United States of America, Plaintiff-appellee, v. Carl Ernest Whittenburg, Defendant-appellant, 15 F.3d 1095 (9th Cir. 1993)Annotate this Case
Argued and Submitted Nov. 2, 1993. Decided Dec. 22, 1993
Before: KOZINSKI and O'SCANNLAIN, Circuit Judges, and KELLEHER,* District Judge.
Appellant Carl Whittenburg appeals his conviction and sentence for various drug-related offenses, including the operation of a continuing criminal enterprise under 21 U.S.C. § 848.
A. Whittenburg claims that insufficient evidence existed on which a jury could convict him under 21 U.S.C. § 848. Sufficient evidence exists to support a conviction if, "after viewing the evidence in the light most favorable to the prosecution, any rational trier of fact could have found the essential elements of the crime beyond a reasonable doubt." Jackson v. Virginia, 443 U.S. 307, 319 (1979).
In order to prove a violation of section 848, the government must establish: "(1) that the defendant's conduct constituted a felony violation of federal narcotics law; (2) that the described conduct occurred as part of a continuing series of violations of federal narcotics law; (3) that the defendant undertook the activity in concert with five or more persons; (4) that the defendant acted as the organizer, supervisor, or manager of the criminal enterprise; and (5) that the defendant obtained substantial income or resources from the purported enterprise." United States v. Hernandez-Escarsega, 886 F.2d 1560, 1570 (9th Cir. 1989). The government provided sufficient evidence to establish these elements. Whittenburg asserts he was only a pilot smuggling drugs into the country on behalf of the real kingpin--"the Man"; on the record before us, a rational jury could have found that if there was any man conducting a continuing criminal enterprise, it was Whittenburg.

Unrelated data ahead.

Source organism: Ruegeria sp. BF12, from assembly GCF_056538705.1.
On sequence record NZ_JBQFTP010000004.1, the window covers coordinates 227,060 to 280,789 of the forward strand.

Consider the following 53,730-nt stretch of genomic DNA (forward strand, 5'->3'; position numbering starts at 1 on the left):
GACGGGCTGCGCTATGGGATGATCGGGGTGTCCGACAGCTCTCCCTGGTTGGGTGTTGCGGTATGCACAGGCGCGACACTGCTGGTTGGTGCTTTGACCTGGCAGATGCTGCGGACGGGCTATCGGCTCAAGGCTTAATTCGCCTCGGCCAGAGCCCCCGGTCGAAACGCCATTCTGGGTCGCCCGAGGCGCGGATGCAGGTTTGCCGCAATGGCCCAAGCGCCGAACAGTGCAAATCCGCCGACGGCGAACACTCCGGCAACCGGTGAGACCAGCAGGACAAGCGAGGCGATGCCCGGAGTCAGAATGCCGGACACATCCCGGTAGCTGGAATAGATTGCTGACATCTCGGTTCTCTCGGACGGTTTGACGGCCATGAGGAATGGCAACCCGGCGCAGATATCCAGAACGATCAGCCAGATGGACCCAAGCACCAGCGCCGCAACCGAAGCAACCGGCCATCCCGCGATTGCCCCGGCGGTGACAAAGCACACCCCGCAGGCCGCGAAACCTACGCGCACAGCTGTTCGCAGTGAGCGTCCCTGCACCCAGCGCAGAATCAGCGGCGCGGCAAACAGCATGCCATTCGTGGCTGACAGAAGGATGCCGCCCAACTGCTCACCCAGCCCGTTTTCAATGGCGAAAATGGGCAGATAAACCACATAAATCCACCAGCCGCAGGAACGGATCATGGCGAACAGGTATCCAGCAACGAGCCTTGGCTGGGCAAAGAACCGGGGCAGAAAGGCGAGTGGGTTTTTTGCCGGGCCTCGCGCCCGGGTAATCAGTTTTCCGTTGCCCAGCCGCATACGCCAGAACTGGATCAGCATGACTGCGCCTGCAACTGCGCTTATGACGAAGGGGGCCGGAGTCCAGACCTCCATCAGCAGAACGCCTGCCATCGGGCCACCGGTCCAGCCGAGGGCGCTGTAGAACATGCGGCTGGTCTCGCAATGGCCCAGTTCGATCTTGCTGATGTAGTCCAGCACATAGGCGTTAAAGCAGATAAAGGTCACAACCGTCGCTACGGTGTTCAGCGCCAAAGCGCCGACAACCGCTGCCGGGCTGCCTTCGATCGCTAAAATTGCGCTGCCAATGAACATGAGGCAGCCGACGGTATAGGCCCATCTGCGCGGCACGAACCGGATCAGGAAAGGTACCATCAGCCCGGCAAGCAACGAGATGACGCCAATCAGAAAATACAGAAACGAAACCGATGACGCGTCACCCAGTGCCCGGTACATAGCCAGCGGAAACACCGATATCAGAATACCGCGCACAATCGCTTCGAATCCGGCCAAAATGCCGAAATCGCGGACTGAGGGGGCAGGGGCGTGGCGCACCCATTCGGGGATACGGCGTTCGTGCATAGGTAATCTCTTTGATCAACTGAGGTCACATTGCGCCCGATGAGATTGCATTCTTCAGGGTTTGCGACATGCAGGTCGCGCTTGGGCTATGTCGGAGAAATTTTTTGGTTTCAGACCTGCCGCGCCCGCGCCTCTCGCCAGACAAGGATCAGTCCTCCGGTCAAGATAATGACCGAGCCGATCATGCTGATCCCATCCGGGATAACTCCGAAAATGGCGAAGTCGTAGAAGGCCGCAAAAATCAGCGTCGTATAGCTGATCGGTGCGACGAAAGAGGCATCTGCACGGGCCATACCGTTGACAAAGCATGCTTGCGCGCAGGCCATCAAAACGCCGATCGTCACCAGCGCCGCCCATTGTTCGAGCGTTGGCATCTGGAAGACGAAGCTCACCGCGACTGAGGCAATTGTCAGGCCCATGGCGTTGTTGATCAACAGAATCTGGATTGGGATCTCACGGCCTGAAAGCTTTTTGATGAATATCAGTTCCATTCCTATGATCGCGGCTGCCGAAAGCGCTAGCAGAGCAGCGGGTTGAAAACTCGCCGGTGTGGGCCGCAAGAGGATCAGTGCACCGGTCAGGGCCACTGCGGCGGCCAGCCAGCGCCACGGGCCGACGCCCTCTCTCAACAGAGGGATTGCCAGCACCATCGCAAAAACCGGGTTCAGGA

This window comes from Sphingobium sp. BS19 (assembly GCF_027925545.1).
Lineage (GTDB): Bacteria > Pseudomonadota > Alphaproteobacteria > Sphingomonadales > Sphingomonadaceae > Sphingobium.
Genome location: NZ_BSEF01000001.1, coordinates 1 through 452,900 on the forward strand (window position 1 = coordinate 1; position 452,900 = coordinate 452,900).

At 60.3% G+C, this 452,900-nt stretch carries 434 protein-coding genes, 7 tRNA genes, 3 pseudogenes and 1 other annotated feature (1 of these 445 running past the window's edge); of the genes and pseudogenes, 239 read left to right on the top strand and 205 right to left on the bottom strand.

B. Nor are we troubled by the lack of a specific unanimity instruction. As Whittenburg did not object to the district court's failure to give such an instruction in describing certain elements of the CCE, we review for plain error. United States v. Payseno, 782 F.2d 832, 834 (9th Cir. 1986).
Whittenburg claims that, under United States v. Jerome, 942 F.2d 1328 (9th Cir. 1991), the court was required to give a specific unanimity instruction. Jerome, however, is "expressly limited to a situation where some of the supervisees, presented as such by the government to the jury, could not legally have been supervisees." United States v. LeMaux, 994 F.2d 684, 688 (9th Cir. 1993). There was no such problem here. Nor did it appear that there was a genuine possibility of juror confusion or that the conviction might result from different jurors concluding the defendant committed different acts, so that a general unanimity instruction would not suffice. Hernandez-Escarsega, 886 F.2d at 1572. Thus, the failure to give a specific unanimity instruction was not plain error.